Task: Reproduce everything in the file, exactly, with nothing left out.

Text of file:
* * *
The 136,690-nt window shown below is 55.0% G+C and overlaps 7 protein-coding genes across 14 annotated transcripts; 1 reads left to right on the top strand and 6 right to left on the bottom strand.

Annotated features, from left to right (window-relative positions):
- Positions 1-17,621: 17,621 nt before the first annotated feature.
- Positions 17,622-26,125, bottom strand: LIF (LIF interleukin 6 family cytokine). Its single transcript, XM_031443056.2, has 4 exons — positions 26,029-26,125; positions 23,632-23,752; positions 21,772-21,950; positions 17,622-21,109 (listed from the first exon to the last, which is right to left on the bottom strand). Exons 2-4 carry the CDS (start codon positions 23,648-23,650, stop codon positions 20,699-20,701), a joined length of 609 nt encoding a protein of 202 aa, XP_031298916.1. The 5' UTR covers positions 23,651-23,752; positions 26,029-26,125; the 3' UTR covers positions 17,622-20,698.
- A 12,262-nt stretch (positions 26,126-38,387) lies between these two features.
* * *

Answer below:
The 136,690-nt window shown below is 55.0% G+C and overlaps 7 protein-coding genes across 14 annotated transcripts; 1 reads left to right on the top strand and 6 right to left on the bottom strand.

Annotated features, from left to right (window-relative positions):
- Positions 1-17,621: 17,621 nt before the first annotated feature.
- Positions 17,622-26,125, bottom strand: LIF (LIF interleukin 6 family cytokine). Its single transcript, XM_031443056.2, has 4 exons — positions 26,029-26,125; positions 23,632-23,752; positions 21,772-21,950; positions 17,622-21,109 (listed from the first exon to the last, which is right to left on the bottom strand). Exons 2-4 carry the CDS (start codon positions 23,648-23,650, stop codon positions 20,699-20,701), a joined length of 609 nt encoding a protein of 202 aa, XP_031298916.1. The 5' UTR covers positions 23,651-23,752; positions 26,029-26,125; the 3' UTR covers positions 17,622-20,698.
- A 12,262-nt stretch (positions 26,126-38,387) lies between these two features.